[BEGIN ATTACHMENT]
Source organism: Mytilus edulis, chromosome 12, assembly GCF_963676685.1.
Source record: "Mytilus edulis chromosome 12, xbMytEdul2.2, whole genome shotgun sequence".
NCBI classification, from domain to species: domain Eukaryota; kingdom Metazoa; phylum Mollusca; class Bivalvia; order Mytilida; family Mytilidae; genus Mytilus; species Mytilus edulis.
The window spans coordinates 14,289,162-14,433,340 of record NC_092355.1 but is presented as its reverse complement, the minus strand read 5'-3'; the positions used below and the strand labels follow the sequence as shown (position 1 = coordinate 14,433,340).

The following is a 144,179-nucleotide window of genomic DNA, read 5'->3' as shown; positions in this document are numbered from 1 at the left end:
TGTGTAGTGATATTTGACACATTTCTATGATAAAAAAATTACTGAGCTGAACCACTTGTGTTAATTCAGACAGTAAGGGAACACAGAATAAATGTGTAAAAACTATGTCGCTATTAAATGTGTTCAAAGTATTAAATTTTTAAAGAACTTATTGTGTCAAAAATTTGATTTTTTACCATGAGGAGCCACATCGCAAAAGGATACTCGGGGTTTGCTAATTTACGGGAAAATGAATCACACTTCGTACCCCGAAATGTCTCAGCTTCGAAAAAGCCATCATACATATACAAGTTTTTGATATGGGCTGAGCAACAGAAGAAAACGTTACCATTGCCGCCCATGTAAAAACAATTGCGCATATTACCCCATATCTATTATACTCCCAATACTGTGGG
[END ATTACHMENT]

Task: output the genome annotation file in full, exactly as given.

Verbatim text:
Source organism: Mytilus edulis, chromosome 12, assembly GCF_963676685.1.
Source record: "Mytilus edulis chromosome 12, xbMytEdul2.2, whole genome shotgun sequence".
NCBI classification, from domain to species: domain Eukaryota; kingdom Metazoa; phylum Mollusca; class Bivalvia; order Mytilida; family Mytilidae; genus Mytilus; species Mytilus edulis.
The window spans coordinates 14,289,162-14,433,340 of record NC_092355.1 but is presented as its reverse complement, the minus strand read 5'-3'; the positions used below and the strand labels follow the sequence as shown (position 1 = coordinate 14,433,340).

The following is a 144,179-nucleotide window of genomic DNA, read 5'->3' as shown; positions in this document are numbered from 1 at the left end:
TGTGTAGTGATATTTGACACATTTCTATGATAAAAAAATTACTGAGCTGAACCACTTGTGTTAATTCAGACAGTAAGGGAACACAGAATAAATGTGTAAAAACTATGTCGCTATTAAATGTGTTCAAAGTATTAAATTTTTAAAGAACTTATTGTGTCAAAAATTTGATTTTTTACCATGAGGAGCCACATCGCAAAAGGATACTCGGGGTTTGCTAATTTACGGGAAAATGAATCACACTTCGTACCCCGAAATGTCTCAGCTTCGAAAAAGCCATCATACATATACAAGTTTTTGATATGGGCTGAGCAACAGAAGAAAACGTTACCATTGCCGCCCATGTAAAAACAATTGCGCATATTACCCCATATCTATTATACTCCCAATACTGTGGG